West Midlands PCC David Jamieson and Mayor of the West Midlands Andy Street
New laws to crack down on anti-social behaviour on the region’s bus network have moved a step closer after getting overwhelming public support.
The proposed byelaws, which will give enforcement officers added powers to deal with a range of offences including drunkenness, unacceptable behaviour and smoking, were supported by more than 90% of people responding to a consultation.
They were strongly in favour of strengthening powers to deal with rowdy behaviour, intoxication with drink or drugs, smoking and vaping and loud music.
West Midlands Combined Authority (WMCA) leaders are now set to support an application to Government for the byelaws to be introduced on the region’s buses.
Andy Street, the mayor of the West Midlands and who heads up the WMCA, said: “Our buses are incredibly safe, but no passenger should have to put up with anti-social behaviour.
“These byelaws will add to the range of tools available to our enforcement officers to help deal with and eradicate these problems. Fear of crime can deter people from using public transport, and that is why I am doing everything I can to stamp it out.
“Those found breaking the proposed byelaws and disrupting journeys for other passengers can expect a zero-tolerance approach.”
The proposal for the new byelaws has been drawn up by Transport for West Midlands (TfWM), part of the WMCA, and are supported West Midlands Police and Crime Commissioner David Jamieson.
Mr Jamieson said: “The safer people feel on public transport, the more likely they are to use it. West Midlands Police are a key part of the Safer Travel Partnership.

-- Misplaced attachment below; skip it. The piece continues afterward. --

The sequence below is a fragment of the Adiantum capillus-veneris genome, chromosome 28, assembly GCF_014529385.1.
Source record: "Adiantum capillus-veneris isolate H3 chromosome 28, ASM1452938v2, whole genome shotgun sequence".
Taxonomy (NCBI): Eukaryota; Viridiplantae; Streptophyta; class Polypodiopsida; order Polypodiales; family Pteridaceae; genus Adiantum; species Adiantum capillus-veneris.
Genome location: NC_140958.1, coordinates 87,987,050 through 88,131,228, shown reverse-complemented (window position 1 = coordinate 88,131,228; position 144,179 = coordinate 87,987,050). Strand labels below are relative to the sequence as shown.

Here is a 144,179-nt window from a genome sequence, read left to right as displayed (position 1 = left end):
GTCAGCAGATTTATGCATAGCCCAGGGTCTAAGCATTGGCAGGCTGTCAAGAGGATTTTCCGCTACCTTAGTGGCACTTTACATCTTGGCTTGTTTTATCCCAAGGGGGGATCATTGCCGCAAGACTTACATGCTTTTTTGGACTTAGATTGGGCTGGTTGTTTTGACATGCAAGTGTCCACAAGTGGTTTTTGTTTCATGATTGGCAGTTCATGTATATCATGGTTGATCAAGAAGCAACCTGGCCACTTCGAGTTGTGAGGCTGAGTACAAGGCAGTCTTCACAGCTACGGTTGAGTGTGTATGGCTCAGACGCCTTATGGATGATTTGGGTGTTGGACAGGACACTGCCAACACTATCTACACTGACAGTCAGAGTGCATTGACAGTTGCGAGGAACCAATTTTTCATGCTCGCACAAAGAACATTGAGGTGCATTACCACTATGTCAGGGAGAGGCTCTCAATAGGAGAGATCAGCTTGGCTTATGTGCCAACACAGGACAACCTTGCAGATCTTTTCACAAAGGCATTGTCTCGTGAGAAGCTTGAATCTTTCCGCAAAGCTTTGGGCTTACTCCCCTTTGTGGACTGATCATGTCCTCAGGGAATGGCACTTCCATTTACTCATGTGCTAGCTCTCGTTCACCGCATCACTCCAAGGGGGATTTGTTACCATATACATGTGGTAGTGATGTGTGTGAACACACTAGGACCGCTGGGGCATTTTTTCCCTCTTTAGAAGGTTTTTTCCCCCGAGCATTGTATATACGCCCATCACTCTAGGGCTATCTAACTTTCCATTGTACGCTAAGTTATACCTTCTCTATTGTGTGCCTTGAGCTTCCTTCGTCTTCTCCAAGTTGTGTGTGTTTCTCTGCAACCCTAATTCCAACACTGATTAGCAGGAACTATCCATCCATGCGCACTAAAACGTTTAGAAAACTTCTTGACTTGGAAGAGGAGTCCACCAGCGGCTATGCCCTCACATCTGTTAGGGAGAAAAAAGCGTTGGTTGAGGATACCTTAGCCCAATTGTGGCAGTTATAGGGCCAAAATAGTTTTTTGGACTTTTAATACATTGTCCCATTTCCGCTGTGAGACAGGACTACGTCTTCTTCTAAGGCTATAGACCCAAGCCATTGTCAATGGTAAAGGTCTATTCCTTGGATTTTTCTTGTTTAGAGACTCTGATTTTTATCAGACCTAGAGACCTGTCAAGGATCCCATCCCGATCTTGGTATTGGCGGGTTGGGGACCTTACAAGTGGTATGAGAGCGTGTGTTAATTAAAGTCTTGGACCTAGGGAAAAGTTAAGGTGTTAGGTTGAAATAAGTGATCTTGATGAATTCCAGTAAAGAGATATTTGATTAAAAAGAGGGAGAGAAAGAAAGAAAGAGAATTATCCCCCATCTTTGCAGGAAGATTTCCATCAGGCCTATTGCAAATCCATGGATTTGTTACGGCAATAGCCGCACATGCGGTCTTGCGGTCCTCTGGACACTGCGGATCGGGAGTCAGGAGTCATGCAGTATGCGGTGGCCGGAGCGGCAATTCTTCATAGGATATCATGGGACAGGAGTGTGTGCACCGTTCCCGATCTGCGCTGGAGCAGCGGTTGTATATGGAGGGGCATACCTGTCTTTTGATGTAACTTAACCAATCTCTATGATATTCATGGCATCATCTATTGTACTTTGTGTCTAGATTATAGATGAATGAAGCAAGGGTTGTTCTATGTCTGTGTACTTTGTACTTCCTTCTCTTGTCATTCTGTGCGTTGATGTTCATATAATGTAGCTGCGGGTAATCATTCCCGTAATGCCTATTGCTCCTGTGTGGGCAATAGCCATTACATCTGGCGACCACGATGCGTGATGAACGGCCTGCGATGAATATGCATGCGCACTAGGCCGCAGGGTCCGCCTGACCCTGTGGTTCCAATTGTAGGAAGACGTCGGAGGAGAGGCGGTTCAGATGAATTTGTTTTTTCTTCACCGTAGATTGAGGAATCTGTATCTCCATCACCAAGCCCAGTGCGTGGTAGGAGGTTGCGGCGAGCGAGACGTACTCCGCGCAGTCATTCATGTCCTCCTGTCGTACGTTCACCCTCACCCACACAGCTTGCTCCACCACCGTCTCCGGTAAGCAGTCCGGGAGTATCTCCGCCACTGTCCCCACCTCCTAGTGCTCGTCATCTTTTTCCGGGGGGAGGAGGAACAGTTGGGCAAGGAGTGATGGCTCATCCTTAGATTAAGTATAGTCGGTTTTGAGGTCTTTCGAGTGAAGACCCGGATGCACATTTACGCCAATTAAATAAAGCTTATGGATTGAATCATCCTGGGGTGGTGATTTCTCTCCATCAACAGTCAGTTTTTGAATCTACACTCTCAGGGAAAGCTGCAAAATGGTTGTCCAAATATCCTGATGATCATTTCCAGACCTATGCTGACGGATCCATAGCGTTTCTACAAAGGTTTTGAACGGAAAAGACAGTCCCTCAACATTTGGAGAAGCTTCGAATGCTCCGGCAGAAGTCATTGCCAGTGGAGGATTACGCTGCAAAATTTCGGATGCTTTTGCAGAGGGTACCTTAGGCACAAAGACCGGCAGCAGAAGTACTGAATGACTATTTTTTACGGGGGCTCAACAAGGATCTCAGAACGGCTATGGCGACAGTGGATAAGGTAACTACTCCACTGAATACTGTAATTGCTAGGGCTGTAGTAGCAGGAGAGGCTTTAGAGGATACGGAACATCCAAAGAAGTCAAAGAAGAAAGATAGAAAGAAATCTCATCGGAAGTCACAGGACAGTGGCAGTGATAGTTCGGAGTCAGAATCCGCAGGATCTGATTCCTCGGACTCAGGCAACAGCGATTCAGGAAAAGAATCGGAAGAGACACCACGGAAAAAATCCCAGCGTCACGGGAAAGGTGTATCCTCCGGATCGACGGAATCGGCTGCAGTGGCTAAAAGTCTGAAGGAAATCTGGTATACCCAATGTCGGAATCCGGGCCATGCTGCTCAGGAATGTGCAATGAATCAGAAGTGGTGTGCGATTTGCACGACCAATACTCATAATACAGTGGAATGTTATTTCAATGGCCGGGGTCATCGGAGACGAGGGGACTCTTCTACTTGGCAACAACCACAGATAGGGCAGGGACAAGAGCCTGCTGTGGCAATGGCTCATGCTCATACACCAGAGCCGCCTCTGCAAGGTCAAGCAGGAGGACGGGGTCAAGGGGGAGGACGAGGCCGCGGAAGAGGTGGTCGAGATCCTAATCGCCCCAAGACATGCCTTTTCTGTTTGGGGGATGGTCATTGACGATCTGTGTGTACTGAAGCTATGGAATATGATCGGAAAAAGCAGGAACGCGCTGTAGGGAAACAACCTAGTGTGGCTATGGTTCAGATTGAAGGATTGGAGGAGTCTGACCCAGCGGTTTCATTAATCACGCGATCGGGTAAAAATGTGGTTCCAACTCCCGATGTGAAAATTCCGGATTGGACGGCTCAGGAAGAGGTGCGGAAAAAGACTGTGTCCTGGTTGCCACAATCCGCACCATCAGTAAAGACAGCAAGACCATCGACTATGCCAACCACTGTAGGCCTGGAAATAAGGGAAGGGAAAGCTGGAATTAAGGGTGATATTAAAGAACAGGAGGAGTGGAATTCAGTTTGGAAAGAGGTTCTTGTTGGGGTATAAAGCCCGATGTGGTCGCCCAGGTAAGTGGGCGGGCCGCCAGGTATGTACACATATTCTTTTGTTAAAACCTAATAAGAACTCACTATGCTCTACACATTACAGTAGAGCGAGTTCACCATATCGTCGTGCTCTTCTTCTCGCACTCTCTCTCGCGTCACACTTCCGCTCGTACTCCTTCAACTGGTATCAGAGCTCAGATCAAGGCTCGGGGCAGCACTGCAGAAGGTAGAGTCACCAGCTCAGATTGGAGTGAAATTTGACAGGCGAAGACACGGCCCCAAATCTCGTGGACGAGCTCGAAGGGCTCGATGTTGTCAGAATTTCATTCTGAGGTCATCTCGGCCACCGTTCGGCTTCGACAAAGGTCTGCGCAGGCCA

“Public safety on transport is a top priority of mine and I have been campaigning for several years for extra powers. I am pleased that these proposals are set to go to government for their approval.
“As we have fewer officers than before, we need to ensure that they have the powers at their disposal to be as effective as possible. No-one should have to put up with anti-social behaviour and these new powers will help the police and other agencies tackle the issue.”
More than 90% of those who took part in the consultation supported new byelaws to tackle unacceptable behaviour, drunkenness, drugs and being in an unfit state to travel, general safety, smoking and vaping, loud music and noise and loitering in bus stations.
Regular bus users were more likely to state they felt safe on board than those who did not use buses.
A total of 62% thought new byelaws would help tackle anti-social behaviour compared to just 12% who thought they would not. The remainder were undecided.
Latest figures show there is just one crime for every 107,157 journeys by bus in the West Midlands. Surveys by campaign group Transport Focus have shown passengers are mostly concerned over rowdy behaviour, feet on seats and loud music.
Similar byelaws are already in place on train and trams in the West Midlands and are being proposed as part of a tough stance to anti-social behaviour on public transport.
The will be enforced by the Safer Travel Partnership, a collaboration between West Midlands Police, TfWM and British Transport Police.
If approved by Government these would be the first set of bus byelaws in the UK.
The West Midlands Combined Authority are set to support an application for new bus byelaws at its board meeting next Friday (May 24).